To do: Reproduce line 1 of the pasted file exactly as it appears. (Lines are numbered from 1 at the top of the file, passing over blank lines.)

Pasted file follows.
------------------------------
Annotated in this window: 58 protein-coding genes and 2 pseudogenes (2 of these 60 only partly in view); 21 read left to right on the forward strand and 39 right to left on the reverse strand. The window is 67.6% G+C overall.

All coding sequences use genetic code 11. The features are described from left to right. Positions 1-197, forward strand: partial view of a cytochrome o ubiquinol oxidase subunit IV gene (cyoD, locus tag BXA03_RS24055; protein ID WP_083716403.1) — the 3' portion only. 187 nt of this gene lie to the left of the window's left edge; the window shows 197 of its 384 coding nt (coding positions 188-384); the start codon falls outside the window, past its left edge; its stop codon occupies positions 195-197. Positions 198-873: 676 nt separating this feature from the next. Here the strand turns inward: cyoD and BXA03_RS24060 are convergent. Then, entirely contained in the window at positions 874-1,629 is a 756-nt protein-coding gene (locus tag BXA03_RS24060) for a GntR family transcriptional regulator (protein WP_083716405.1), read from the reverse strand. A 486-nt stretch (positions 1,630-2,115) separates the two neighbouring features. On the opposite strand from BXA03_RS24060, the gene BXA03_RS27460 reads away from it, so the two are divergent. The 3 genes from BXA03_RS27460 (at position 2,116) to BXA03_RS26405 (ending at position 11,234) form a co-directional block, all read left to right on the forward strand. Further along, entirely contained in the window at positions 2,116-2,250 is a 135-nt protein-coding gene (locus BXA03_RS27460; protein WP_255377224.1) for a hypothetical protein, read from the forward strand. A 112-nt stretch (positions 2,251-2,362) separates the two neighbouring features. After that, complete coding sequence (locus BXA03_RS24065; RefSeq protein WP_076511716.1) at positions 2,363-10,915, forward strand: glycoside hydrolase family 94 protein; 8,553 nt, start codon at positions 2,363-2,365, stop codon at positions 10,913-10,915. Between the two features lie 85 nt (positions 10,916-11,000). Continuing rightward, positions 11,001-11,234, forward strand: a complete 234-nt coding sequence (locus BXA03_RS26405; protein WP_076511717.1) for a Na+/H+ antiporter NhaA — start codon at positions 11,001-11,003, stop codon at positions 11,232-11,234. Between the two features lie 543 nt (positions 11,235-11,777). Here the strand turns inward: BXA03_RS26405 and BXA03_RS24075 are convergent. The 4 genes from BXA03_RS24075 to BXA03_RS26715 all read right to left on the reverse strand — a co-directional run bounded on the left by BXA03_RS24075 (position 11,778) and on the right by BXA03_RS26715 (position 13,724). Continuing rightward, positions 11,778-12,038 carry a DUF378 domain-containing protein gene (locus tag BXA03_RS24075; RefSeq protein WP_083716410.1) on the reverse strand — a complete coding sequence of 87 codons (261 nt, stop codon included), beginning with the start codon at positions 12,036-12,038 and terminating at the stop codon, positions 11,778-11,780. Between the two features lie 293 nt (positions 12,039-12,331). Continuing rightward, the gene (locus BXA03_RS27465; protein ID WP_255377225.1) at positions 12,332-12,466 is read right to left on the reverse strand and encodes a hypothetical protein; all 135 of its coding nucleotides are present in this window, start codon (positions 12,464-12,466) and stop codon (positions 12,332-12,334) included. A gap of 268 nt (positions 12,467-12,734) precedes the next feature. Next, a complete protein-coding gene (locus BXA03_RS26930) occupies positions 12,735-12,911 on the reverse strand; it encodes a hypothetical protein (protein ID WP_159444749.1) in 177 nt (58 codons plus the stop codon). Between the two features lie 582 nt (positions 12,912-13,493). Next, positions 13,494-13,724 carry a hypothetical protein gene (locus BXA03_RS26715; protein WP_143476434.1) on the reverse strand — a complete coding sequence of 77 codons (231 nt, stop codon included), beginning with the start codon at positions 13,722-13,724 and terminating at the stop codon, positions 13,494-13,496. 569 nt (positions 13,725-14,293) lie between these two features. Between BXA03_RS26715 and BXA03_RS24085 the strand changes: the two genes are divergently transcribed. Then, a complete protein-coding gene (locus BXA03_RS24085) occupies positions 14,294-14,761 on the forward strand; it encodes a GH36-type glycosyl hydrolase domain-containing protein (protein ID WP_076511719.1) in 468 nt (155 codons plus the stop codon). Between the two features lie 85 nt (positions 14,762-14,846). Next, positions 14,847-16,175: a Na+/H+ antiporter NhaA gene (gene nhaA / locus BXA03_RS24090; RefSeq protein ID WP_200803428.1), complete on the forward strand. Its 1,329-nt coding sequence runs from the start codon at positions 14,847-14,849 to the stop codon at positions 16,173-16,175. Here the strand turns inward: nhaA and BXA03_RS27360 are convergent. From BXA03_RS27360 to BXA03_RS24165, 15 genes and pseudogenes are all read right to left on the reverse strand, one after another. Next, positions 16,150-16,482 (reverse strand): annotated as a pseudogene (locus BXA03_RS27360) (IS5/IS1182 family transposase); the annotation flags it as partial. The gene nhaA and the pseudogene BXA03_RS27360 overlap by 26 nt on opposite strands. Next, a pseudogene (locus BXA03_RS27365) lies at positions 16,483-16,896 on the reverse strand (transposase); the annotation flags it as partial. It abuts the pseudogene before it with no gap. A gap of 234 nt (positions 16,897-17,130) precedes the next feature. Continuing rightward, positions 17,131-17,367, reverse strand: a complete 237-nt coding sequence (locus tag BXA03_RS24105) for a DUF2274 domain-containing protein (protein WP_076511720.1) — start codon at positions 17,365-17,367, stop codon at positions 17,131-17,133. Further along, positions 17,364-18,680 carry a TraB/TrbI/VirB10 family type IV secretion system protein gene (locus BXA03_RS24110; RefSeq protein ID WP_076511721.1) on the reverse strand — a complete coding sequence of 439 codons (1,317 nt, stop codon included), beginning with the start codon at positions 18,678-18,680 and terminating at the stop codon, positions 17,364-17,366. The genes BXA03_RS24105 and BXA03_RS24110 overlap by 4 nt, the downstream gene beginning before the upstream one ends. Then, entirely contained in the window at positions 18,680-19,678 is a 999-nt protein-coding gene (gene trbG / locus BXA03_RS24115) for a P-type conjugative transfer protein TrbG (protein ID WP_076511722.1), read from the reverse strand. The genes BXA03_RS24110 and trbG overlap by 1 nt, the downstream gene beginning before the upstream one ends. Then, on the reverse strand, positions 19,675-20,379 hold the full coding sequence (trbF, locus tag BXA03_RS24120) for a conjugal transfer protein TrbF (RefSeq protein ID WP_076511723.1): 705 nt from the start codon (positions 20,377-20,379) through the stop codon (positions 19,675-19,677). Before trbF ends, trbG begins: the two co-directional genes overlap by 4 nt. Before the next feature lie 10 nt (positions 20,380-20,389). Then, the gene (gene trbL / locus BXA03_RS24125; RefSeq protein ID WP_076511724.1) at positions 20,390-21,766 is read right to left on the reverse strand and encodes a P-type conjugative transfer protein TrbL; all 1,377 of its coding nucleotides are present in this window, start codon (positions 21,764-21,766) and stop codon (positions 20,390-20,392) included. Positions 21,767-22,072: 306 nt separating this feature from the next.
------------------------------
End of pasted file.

Annotated in this window: 58 protein-coding genes and 2 pseudogenes (2 of these 60 only partly in view); 21 read left to right on the forward strand and 39 right to left on the reverse strand. The window is 67.6% G+C overall.